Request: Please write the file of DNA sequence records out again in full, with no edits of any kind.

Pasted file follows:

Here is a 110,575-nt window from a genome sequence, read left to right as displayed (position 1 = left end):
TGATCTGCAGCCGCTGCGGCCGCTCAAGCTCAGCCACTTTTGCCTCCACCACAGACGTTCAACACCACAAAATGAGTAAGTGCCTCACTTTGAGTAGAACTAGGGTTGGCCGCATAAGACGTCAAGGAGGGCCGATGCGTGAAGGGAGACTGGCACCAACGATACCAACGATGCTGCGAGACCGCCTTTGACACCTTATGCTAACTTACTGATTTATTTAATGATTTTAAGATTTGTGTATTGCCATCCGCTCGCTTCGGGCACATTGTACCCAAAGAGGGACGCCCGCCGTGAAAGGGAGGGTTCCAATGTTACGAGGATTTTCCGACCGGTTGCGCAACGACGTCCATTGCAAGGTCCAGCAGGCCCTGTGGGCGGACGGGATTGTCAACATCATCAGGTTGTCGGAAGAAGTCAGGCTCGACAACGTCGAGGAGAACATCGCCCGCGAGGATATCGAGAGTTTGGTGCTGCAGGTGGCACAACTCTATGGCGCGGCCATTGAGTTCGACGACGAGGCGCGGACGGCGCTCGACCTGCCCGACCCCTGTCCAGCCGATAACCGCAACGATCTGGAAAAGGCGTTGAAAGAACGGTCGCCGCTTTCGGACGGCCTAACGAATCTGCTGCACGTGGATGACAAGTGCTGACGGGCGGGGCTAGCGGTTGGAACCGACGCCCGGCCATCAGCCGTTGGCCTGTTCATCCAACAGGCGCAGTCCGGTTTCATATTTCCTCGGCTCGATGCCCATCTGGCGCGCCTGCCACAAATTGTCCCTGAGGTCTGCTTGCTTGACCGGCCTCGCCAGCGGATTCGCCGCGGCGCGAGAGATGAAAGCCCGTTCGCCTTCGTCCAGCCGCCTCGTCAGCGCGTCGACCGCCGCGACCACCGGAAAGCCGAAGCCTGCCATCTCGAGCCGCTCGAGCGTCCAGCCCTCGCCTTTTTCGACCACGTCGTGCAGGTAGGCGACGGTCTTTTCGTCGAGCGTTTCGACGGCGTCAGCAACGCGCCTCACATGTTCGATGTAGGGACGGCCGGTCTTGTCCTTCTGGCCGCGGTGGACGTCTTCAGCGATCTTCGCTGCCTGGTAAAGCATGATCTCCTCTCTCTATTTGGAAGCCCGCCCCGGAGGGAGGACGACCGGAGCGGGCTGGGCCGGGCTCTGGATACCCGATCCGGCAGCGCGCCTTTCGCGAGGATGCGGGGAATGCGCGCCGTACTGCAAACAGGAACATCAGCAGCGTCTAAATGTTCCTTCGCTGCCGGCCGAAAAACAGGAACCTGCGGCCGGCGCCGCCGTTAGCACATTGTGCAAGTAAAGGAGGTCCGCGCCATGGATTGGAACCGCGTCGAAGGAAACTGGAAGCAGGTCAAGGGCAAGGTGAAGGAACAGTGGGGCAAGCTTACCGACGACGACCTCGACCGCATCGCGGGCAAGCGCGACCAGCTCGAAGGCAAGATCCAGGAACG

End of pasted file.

Here is a 110,575-nt window from a genome sequence, read left to right as displayed (position 1 = left end):
TGATCTGCAGCCGCTGCGGCCGCTCAAGCTCAGCCACTTTTGCCTCCACCACAGACGTTCAACACCACAAAATGAGTAAGTGCCTCACTTTGAGTAGAACTAGGGTTGGCCGCATAAGACGTCAAGGAGGGCCGATGCGTGAAGGGAGACTGGCACCAACGATACCAACGATGCTGCGAGACCGCCTTTGACACCTTATGCTAACTTACTGATTTATTTAATGATTTTAAGATTTGTGTATTGCCATCCGCTCGCTTCGGGCACATTGTACCCAAAGAGGGACGCCCGCCGTGAAAGGGAGGGTTCCAATGTTACGAGGATTTTCCGACCGGTTGCGCAACGACGTCCATTGCAAGGTCCAGCAGGCCCTGTGGGCGGACGGGATTGTCAACATCATCAGGTTGTCGGAAGAAGTCAGGCTCGACAACGTCGAGGAGAACATCGCCCGCGAGGATATCGAGAGTTTGGTGCTGCAGGTGGCACAACTCTATGGCGCGGCCATTGAGTTCGACGACGAGGCGCGGACGGCGCTCGACCTGCCCGACCCCTGTCCAGCCGATAACCGCAACGATCTGGAAAAGGCGTTGAAAGAACGGTCGCCGCTTTCGGACGGCCTAACGAATCTGCTGCACGTGGATGACAAGTGCTGACGGGCGGGGCTAGCGGTTGGAACCGACGCCCGGCCATCAGCCGTTGGCCTGTTCATCCAACAGGCGCAGTCCGGTTTCATATTTCCTCGGCTCGATGCCCATCTGGCGCGCCTGCCACAAATTGTCCCTGAGGTCTGCTTGCTTGACCGGCCTCGCCAGCGGATTCGCCGCGGCGCGAGAGATGAAAGCCCGTTCGCCTTCGTCCAGCCGCCTCGTCAGCGCGTCGACCGCCGCGACCACCGGAAAGCCGAAGCCTGCCATCTCGAGCCGCTCGAGCGTCCAGCCCTCGCCTTTTTCGACCACGTCGTGCAGGTAGGCGACGGTCTTTTCGTCGAGCGTTTCGACGGCGTCAGCAACGCGCCTCACATGTTCGATGTAGGGACGGCCGGTCTTGTCCTTCTGGCCGCGGTGGACGTCTTCAGCGATCTTCGCTGCCTGGTAAAGCATGATCTCCTCTCTCTATTTGGAAGCCCGCCCCGGAGGGAGGACGACCGGAGCGGGCTGGGCCGGGCTCTGGATACCCGATCCGGCAGCGCGCCTTTCGCGAGGATGCGGGGAATGCGCGCCGTACTGCAAACAGGAACATCAGCAGCGTCTAAATGTTCCTTCGCTGCCGGCCGAAAAACAGGAACCTGCGGCCGGCGCCGCCGTTAGCACATTGTGCAAGTAAAGGAGGTCCGCGCCATGGATTGGAACCGCGTCGAAGGAAACTGGAAGCAGGTCAAGGGCAAGGTGAAGGAACAGTGGGGCAAGCTTACCGACGACGACCTCGACCGCATCGCGGGCAAGCGCGACCAGCTCGAAGGCAAGATCCAGGAACG